At the time of Maxwell's death, he was fixed in the public imagination as the cuddly otter man, as portrayed by Bill Travers in the loosely adapted film version of Ring of Bright Water released in 1969. The actress Virginia McKenna, co-founder of the Born Free Foundation which campaigns against keeping wild animals in captivity, starred alongside her husband in the film. Looking back, what does she think now about Maxwell and his otters? "It's difficult, she says, "because there was this huge love Gavin had for animals. I suppose there was a conflict in him, knowing that some day they ought to go free – and he did let some go. But he was like a man in two parts; the bit of him that adored nature and the wild creatures, the other part that needed this relationship with them, maybe because he didn't have many fulfilling human relationships."
The movie image of a jovial Maxwell and his spirited girlfriend gradually became tarnished as three books were published that revealed a more truthful picture. First, in 1976, the writer's friend Richard Frere published a memoir, Maxwell's Ghost, which publicly exposed Gavin's homosexuality for the first time. It also reported the violent rows and bitter fallings-out between Maxwell and his young otter keepers.
More sensational was Kathleen Raine's memoir, The Lion's Mouth, published in 1977. Although Maxwell had alluded to the part she played in some of the most critical moments of his life, no one could have guessed at the more outlandish details. She revealed how she had been in love with him and how, when he cruelly ejected her from Sandaig one night, she had laid a curse on him. "Let Gavin suffer here, as I have suffered," went her invocation. By a cruel twist of fate, it then became Raine who caused Maxwell's greatest suffering when she allowed Mijbil to run wild on the night he was killed. "I myself became the agent of the vengeance I had worked," she wrote. Maxwell found out about Raine's curse much later, and believed it to be the explanation for everything that went wrong in his life, including the devastating fire.
An authorised biography of Maxwell by Douglas Botting, published in 1993, celebrated his genius as a writer, but did little to dispel the growing picture of him as an egotistical snob who betrayed his friends, neglected his pets and left a trail of destruction in his wake.
There is one person, however, who knew Gavin well and who is prepared to defend his reputation. Jimmy Watt, who appears as a floppy-haired boy in many of the pictures in Ring of Bright Water, was a 15-year-old school-leaver when he joined Maxwell as an otter keeper in 1958. He remained close to the writer and eventually inherited his estate, including the rights to his books. Now over 70, he lives in Glenelg, close to Sandaig. "One thing I would like to say about Gavin is that if he was a friend of yours, he'd always be there for you," he tells me. "He helped a lot of people, paid for their education, and really looked after them. A lot of it was unsaid and unknown. He was like a father to me, so I have a great deal of affection for him."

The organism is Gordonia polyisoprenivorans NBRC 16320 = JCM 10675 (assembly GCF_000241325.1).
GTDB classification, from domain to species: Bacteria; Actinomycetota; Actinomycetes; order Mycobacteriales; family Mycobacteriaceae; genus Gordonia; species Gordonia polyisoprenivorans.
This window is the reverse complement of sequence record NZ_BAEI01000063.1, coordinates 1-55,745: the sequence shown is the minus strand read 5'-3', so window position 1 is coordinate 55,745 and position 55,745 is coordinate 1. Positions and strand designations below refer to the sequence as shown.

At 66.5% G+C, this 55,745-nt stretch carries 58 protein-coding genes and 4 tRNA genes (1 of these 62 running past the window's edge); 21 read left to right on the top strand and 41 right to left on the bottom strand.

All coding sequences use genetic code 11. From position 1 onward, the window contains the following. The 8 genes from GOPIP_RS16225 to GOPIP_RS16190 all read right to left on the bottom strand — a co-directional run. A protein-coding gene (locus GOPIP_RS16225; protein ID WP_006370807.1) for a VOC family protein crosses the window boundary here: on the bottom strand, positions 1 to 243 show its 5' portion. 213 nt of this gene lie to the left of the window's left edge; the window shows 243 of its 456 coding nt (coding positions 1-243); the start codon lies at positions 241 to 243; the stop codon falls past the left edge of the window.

Watt accepts that our attitude to keeping wild animals has changed, but defends Maxwell's reasons for taking on Edal and Teko. "Both the otters were African; the natives had dug them out of the river banks and given them to the people who brought them to Scotland. They couldn't take them back to Africa, so they were homeless.
"It was different with Mijbil, but the only alternative for Edal and Teko would have been to put them in a zoo. Of course things have changed. I love seeing the wild otters here now, but I wouldn't want them in the house. Outside is where they are happiest."
Back on the beach at Sandaig, I'm standing in front of the large boulder that marks the site where Gavin Maxwell's ashes are buried, and where the famous house once stood. It was Jimmy Watt who placed the ashes here, while Kathleen Raine watched from a respectful distance. Just across the meadow is another grave, a cairn erected over the final resting place of Edal. On the morning after the fire, Maxwell asked Richard Frere to bury his precious otter's remains. Frere found her shrunken body, charred and broken, and buried her here, in front of the rowan tree where Kathleen Raine made her curse. On the cairn is a bronze plaque inscribed with Gavin's words: "Whatever joy she gave to you, give back to Nature."
I understand Richard Mabey's reservations about Maxwell's legacy, but as I read these words I can't help thinking of his dazzling descriptions of his happiest days here with Mijbil, and of how Ring of Bright Water so perfectly articulates the need for the human soul to be free. For that alone, I think, Maxwell's greatest work still stands.
'Ring of Bright Water' remains in print (£10, Little Toller Books). A special edition of 200 hand-bound copies, complete with previously unseen pictures, will be published by the Eilean Ban Trust to mark Maxwell's centenary. For more details: eileanban.org